clients’ and relatives’ social networks, expands problem-solving capacity, and lowers emotional
overinvolvement of families.

    Antipsychotics allow client management in the community as well as in the hospital.
Noncompliance with medications usually precedes relapse. Maintenance is required for 1 year
after one episode, 2 years after two episodes, and probably lifelong after three episodes.

Typical (Traditional) Antipsychotics
    Target D2 receptors. These drugs relieve the positive symptoms of schizophrenia and include
the phenothiazines, thioxanthenes, butyrophenones, dibenzoxazepines, and dihydroindolones.

    Selection is often made on the basis of major side effects. Extrapyramidal effects, such as
dystonia, akathisia, and pseudoparkinsonism, are treated by lowering dose and prescribing
antiparkinsonian drugs such as trihexyphenidyl (Artane), benztropine (Cogentin), or
diphenhydramine (Benedryl). Anticholinergic side effects include dry mouth, urinary retention,
constipation, and blurred vision. Sedation, orthostatic hypotension, lowered seizure threshold, and
agranulocytosis are other side effects.

    All standard antipsychotics can cause tardive dyskinesia (TD), which typically involves
involuntary tonic muscular spasms of the tongue, lips, fingers, toes, jaw, neck, trunk, and pelvis.
The drugs must be discontinued, but no cure for TD exists. Assessment is performed using the
Abnormal Involuntary Movement Scale.

    Neuroleptic malignant syndrome occurs in less than 1% of those taking standard
antipsychotics, is potentially fatal, and is characterized by lowered level of consciousness,
increased muscle tone, and autonomic dysfunction (including fever, hypertension, tachycardia,
tachypnea, diaphoresis, and drooling). Agranulocytosis, also a serious side effect, can be fatal.
Atypical Antipsychotics (AAPs)
    These drugs can diminish the negative symptoms (as well as the positive symptoms) and
include clozapine, risperidone, olanzapine, quetiapine, ziprasidone, all of which have a good side
effect profile. These drugs cause few or no extrapyramidal symptoms or tardive dyskinesia and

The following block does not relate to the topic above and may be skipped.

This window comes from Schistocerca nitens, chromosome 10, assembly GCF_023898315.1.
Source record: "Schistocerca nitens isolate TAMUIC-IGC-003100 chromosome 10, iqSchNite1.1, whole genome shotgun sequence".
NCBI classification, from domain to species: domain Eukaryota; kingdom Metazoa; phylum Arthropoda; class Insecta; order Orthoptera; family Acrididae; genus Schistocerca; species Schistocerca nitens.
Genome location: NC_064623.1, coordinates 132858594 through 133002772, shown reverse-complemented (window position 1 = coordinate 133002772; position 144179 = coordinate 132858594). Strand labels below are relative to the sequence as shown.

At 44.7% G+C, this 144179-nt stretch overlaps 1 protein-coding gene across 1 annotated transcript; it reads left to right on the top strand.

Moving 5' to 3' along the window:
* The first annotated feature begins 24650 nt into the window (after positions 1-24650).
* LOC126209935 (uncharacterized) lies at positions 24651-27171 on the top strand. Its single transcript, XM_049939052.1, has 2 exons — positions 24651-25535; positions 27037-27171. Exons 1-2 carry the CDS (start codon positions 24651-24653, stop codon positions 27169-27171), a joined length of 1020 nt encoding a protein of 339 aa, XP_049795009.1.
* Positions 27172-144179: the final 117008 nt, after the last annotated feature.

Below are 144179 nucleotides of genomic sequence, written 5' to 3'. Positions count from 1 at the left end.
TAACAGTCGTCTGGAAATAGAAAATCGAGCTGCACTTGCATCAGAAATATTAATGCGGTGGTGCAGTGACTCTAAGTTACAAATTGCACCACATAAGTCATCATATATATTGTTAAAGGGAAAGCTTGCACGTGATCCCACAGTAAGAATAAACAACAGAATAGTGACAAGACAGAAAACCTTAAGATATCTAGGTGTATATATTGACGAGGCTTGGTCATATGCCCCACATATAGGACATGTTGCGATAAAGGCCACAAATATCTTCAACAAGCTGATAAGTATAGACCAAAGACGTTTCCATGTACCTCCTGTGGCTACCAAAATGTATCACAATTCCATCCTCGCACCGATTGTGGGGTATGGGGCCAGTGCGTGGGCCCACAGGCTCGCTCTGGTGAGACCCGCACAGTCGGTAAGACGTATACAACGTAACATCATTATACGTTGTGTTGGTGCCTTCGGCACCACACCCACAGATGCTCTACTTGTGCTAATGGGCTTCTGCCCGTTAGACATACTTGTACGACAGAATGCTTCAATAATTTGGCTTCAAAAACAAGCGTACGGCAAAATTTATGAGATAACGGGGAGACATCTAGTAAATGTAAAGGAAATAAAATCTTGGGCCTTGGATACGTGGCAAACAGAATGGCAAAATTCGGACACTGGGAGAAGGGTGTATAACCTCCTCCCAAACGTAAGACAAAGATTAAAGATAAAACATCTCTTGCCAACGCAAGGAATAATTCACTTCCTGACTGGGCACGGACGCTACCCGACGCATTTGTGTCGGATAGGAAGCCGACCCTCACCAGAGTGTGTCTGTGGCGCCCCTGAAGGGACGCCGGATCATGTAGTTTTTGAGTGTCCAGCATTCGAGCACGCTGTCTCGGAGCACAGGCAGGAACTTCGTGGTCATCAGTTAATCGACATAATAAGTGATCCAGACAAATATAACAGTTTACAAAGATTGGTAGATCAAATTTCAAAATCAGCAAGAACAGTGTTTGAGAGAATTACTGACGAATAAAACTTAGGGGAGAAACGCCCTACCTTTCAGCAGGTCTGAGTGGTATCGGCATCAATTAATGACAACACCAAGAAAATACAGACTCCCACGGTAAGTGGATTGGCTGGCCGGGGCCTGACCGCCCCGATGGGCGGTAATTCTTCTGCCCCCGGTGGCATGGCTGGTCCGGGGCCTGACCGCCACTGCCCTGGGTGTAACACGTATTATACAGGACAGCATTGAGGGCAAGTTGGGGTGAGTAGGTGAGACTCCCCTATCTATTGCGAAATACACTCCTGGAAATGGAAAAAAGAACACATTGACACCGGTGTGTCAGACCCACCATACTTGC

may improve neurocognitive defects associated with schizophrenia. Use of clozapine, however,
carries the risk of agranulocytosis. All tend to promote weight gain and are more expensive than
the older drugs.

Adjuncts to Antipsychotic Drug Therapy
   Antidepressants may be ordered for coexisting depression.
   Anitmanic agents may be useful for suppressing episodic violence and may help alleviate
   comorbid depression.
   Benzodiazepines may be ordered during the acute phase to reduce agitation.

When to Change an Antipsychotic Therapy Regimen
   Change should be considered when the current regimen is ineffective, supplemental
medications are needed, side effects are intolerable.

Electroconvulsive Therapy
    May be helpful in first-admission schizophrenic clients, but is not useful with chronic
schizophrenia. Catatonic clients respond to this treatment, as do clients who are self-starving.


    Paranoia is characterized by intense and strongly defended irrational suspicion. Projection is
the most common defense mechanism used by paranoid clients. These clients usually feel
frightened, lonely, and helpless. The paranoid facade is a defense against painful feelings.

Communication Guidelines
    Paranoid clients are unable to trust others and are guarded, tense, reserved, and aloof. They
often adopt a superior, hostile, and sarcastic attitude to distance others. They may disparage
others and dwell on others’ shortcomings. Staff must not react with anxiety or client rejection.
Frequent discussion with peers and clinical supervision are helpful.
Readers are referred to the communication card.

Self-Care Needs
    These are usually minimal. Nutrition may be problematic if client is suspicious that food has